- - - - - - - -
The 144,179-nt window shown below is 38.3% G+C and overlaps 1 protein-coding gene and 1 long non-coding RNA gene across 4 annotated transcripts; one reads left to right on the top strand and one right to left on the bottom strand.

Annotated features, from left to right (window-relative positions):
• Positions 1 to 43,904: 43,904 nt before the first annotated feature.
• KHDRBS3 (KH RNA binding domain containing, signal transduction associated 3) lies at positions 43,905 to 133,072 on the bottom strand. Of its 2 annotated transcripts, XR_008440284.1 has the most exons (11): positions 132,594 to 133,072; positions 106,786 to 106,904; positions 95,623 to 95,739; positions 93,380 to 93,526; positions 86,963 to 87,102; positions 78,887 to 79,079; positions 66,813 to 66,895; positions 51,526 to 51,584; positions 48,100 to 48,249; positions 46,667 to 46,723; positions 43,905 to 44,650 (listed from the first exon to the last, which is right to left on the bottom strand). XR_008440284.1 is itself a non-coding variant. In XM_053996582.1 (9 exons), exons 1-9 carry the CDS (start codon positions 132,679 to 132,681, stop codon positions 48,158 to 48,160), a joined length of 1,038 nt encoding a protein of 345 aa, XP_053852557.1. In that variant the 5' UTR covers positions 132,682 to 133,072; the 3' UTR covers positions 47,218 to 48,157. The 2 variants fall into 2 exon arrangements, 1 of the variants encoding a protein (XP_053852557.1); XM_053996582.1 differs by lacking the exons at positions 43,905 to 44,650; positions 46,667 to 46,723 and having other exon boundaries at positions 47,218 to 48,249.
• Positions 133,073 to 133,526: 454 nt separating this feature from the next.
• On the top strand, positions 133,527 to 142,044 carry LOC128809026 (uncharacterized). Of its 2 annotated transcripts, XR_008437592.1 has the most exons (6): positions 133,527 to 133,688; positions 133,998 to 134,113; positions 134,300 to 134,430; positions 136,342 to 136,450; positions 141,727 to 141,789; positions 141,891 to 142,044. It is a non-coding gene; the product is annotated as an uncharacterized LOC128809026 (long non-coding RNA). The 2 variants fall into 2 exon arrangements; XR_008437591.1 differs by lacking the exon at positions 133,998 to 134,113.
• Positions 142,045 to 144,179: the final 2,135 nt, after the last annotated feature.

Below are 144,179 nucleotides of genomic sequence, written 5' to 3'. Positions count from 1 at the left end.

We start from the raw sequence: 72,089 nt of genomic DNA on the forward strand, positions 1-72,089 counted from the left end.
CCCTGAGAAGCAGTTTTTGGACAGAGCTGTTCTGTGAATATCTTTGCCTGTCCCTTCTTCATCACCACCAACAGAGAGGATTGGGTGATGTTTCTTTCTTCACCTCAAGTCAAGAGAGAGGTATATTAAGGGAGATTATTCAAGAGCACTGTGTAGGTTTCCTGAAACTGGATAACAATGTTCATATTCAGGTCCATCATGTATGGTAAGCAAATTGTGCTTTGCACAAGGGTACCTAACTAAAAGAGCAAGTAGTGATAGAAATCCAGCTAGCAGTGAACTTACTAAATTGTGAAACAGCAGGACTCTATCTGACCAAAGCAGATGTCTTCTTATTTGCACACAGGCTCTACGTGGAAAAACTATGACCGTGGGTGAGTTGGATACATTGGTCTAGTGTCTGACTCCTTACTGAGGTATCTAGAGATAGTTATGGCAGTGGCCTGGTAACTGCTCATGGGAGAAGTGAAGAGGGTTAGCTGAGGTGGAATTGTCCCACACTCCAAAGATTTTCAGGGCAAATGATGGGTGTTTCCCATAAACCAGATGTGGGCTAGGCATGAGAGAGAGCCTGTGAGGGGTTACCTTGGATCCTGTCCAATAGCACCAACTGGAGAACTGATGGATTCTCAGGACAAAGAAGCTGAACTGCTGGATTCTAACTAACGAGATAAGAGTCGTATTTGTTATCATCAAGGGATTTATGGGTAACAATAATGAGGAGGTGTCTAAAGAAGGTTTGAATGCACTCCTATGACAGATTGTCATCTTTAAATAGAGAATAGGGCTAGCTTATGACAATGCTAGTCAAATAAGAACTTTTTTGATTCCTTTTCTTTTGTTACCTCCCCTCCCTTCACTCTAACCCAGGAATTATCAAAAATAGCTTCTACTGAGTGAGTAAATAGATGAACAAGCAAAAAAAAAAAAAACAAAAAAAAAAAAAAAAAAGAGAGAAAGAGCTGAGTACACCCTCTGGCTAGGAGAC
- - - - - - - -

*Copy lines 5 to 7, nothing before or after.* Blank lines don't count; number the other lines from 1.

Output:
• Positions 133,073 to 133,526: 454 nt separating this feature from the next.
• On the top strand, positions 133,527 to 142,044 carry LOC128809026 (uncharacterized). Of its 2 annotated transcripts, XR_008437592.1 has the most exons (6): positions 133,527 to 133,688; positions 133,998 to 134,113; positions 134,300 to 134,430; positions 136,342 to 136,450; positions 141,727 to 141,789; positions 141,891 to 142,044. It is a non-coding gene; the product is annotated as an uncharacterized LOC128809026 (long non-coding RNA). The 2 variants fall into 2 exon arrangements; XR_008437591.1 differs by lacking the exon at positions 133,998 to 134,113.
• Positions 142,045 to 144,179: the final 2,135 nt, after the last annotated feature.